The uprising had failed completely and did not result in any major policy changes in the BSAC. The hut tax was still implemented. Matebeleland and Mashonaland became Southern Rhodesia; with its people subjects to Rhodes’ administration. The uprising leaders however, were to inspire future generations. Figures such as Kaguvi, Nehanda, ,Mapondera, Mashayamombe and Mlimo. They were brave but their bows and poisoned arrows, spears and shield were no match to the settler guns and dynamite.

As promised, to end our foray into the First Chimurenga, below are biographies of these pivotal figures:

Mlimo (M’limo/Umlimo), Ndebele spiritual leader:

In March 1986, the Ndebele revolted against the BSAC. This was formulated and has since been credited to Mlimo. Mlimo promised through his priests that if the Ndebele went to war against the settlers, their bullets would change to water and their canon shells into eggs. He planned to attack and killsettlers in Bulawayo first but not to destroy the town itself, as it would serve again as the royal kraal for the newly reincarnated King Lobengula.

He decreed that the settlers be attacked and driven from the region through the Mangwe Pass on the Western edge of the Matobo Hills. The Ndebele fought bravely for several months but Mlimo’s death would be a deciding factor.

The turning point came when a Zulu informant gave away the whereabouts of Mlimo. Scount Burnham and native commissioner Bonnar Armstrong were dispatched to find the sacred cave used as a shrine and kill/capture Mlimo. They stealthily crept past a camp of over 100 warriors and hid in the cave awaiting Mlimo. Mlimo entered and danced his dance of immunity but Burnham sho him just below his heart.

As the shot rang out, the warriors picked up arms to pursue the fleeing assassinators but Burnham set fire to the village as a distraction. It worked and he and his companion escaped.

Chief Mashayamombe:

In 1865, Chief Mashayamombe showed prospector Henry Hartley a rich reef of gold on the Mupfure River and Hartley broke the news to Thomas Baines and German explorer Carl Mauch. Years after this in 1890, Cecil Rhodes dispatched the Pioneer Column with each member promised 16 gold mining claims. However, they encountered resistance and failed to subdue Chief Mashayamombe. The Chief had strategically created a garrison on the banks of the Mupfure River.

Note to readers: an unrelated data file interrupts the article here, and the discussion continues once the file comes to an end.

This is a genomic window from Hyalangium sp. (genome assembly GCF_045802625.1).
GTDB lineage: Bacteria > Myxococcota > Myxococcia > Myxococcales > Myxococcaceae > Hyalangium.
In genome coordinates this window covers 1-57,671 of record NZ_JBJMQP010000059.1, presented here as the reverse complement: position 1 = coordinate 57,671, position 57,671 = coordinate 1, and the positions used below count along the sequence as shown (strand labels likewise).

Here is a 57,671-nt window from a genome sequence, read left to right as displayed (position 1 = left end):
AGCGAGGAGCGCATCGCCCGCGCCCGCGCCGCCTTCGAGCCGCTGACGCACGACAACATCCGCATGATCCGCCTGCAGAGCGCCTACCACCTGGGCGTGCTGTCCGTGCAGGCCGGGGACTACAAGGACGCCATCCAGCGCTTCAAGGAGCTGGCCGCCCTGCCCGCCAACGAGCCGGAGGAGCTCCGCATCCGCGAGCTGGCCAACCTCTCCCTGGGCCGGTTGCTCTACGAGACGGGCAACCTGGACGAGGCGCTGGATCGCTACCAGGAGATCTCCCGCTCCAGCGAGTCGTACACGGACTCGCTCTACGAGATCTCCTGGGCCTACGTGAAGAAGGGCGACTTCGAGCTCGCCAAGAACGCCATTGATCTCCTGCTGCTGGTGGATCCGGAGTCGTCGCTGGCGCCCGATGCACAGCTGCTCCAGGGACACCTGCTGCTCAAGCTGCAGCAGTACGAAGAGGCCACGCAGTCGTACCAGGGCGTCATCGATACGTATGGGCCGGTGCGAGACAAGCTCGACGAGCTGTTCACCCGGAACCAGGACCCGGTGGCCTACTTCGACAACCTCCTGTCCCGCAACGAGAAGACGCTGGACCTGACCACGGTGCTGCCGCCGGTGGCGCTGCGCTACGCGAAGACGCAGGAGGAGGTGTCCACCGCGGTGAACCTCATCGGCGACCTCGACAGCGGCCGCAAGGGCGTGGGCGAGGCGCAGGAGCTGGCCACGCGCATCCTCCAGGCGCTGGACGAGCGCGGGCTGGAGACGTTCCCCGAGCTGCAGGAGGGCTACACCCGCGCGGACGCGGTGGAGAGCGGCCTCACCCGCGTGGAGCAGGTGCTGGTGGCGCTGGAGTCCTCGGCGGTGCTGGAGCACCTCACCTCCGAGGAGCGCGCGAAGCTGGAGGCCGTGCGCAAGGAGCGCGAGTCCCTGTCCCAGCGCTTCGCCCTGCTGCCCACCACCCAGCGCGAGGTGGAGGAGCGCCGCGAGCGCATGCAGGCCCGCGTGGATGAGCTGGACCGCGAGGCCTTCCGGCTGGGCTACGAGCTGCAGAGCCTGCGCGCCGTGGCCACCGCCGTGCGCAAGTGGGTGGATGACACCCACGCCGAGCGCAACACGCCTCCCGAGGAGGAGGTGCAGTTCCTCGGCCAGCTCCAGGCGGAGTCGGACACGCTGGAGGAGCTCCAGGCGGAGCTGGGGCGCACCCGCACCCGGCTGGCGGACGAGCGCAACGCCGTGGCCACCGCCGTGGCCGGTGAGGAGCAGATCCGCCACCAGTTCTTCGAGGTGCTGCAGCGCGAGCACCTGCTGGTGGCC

His people are credited with killing the first white settler during a military clash. The local people later killed 2 white men and this signalled the start of the First Chimurenga (accounts differ here). Several battles were fought and won by the Chief forcing the BSAC to establish a fort at his kraaal called Fort Martins.

It is said the Chief met his death on the battlefield, with his forces soon succumbing afterwards. They were the last natives to lay down arms. His body was never found.

It is rumoured his body was decaptitated and his head taken back to Britain as a trophy of victory.

{Edit : 13/08/2015 – Skulls of fallen First Chimurenga heroes are displayed at British Museums. Skulls of Mbuya Nehanda, Sekuru Kaguvi, Chief Mashayamombe among others}

Mbuya Nehanda and Sekuru Kaguvi:

Mbuya Charwe Nyakasikana (Nehanda) was captured and dragged to Her Majesty’s court in March 1898; beside Chief Zindoga Hwata and Chief Gutsa, for the murder of Hawkins Pollard the native commissioner who lived in the Mazowe area, terrorising the locals. With Sekuru Gumboreshumba (Kaguvi), they were arraigned in the High Court of Matabeleland in Salisbury on 20/02/1898.

They were convicted on 02/03/1898. They were sentenced to death by hanging. Their execution was authorised by Alfred Milner the British High Commissioner for South Africa. Their hanging was endorsed on 28/03/1898. The presiding judge was Judge Watermeyer with Herbert Castens as the public Prosecutor Sovereign who prosecuted on behalf of the Majesty Queen of England.

Chief Kadungure Mapondera:

Perhaps the most spoken of and recognised military leaders of this Chimurenga.He was the last surviving fighter of the First Chimurenga.

Chief Mapondera was born at Nyota, a mountain stronghold of the Negomo dynasty, in Mazowe area. Mapondera’s mother, Mwera, was a mhondwa, a slave wife, but there is no agreement as to who his father was. Some accounts favour Chief Gorejena Negomo as his father with other accounts favouring VaBiri, paramount wife of the Chief as his father.¬†

His birth was difficult with Mbuya Charwe called upon to assist and make offerings to the ancestors. It is lored that the spirit of Chaminuka reincarnated as a ghost to scare away the aides of Charwe. Charwe remained alone inthe hils and received a prophecy to say the birth would be a boy who would be a famed warrior.

Mapondera grew to be great soldier leading successful rebellions against the settlers from 1894-1901. He was arrested and put on trial in Salisbury in 1901. His charges was his attempt to wipe out the white community in Mazowe. He was sentenced to 7 years in prison.

He died in 1907 and it is said in the arms of his wife after embarking on a hunger strike. There is no record of where he was buried.

This marks the end of the First Chimurenga series. I hope you found it as informative as I did.

Next History Monday, we will continue  The History of Zimbabwe Chronology.

Till then.

kaguvi

Source:

  1. SIEP, 15/12/2008. “The First Chimurenga (1896.1897).”
  2. The Chronicle, 18/12/2011. “Heroes who contributed Zimbabwe’s liberation.”
  3. The Patriot, 15/07/2011. “Mashayamombe: The legendary fighter.”
  4. Beach, 1988. “From Heroism to History: Mapondera and the Northern Zimbabwean Plateau, 1840-1904.”
  5. The Chronicle, 13/08/2015. “Outrage over human trophies displayed in British Museums.”